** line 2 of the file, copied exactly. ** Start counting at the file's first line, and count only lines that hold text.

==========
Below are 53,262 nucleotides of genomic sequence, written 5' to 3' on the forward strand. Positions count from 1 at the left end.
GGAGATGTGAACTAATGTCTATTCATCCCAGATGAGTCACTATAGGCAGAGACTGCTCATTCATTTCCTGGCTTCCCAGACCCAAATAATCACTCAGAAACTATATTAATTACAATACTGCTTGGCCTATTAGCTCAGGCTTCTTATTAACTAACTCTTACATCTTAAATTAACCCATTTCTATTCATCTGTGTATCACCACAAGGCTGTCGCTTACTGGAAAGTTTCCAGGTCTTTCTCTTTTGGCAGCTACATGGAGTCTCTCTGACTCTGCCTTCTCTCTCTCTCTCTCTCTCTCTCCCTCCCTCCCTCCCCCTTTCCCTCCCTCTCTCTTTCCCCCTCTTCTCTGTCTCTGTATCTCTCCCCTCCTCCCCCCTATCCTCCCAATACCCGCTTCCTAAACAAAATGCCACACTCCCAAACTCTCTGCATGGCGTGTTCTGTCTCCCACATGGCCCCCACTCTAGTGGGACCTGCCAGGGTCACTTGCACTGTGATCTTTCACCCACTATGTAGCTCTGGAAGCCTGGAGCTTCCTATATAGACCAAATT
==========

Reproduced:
GGAGATGTGAACTAATGTCTATTCATCCCAGATGAGTCACTATAGGCAGAGACTGCTCATTCATTTCCTGGCTTCCCAGACCCAAATAATCACTCAGAAACTATATTAATTACAATACTGCTTGGCCTATTAGCTCAGGCTTCTTATTAACTAACTCTTACATCTTAAATTAACCCATTTCTATTCATCTGTGTATCACCACAAGGCTGTCGCTTACTGGAAAGTTTCCAGGTCTTTCTCTTTTGGCAGCTACATGGAGTCTCTCTGACTCTGCCTTCTCTCTCTCTCTCTCTCTCTCTCCCTCCCTCCCTCCCCCTTTCCCTCCCTCTCTCTTTCCCCCTCTTCTCTGTCTCTGTATCTCTCCCCTCCTCCCCCCTATCCTCCCAATACCCGCTTCCTAAACAAAATGCCACACTCCCAAACTCTCTGCATGGCGTGTTCTGTCTCCCACATGGCCCCCACTCTAGTGGGACCTGCCAGGGTCACTTGCACTGTGATCTTTCACCCACTATGTAGCTCTGGAAGCCTGGAGCTTCCTATATAGACCAAATT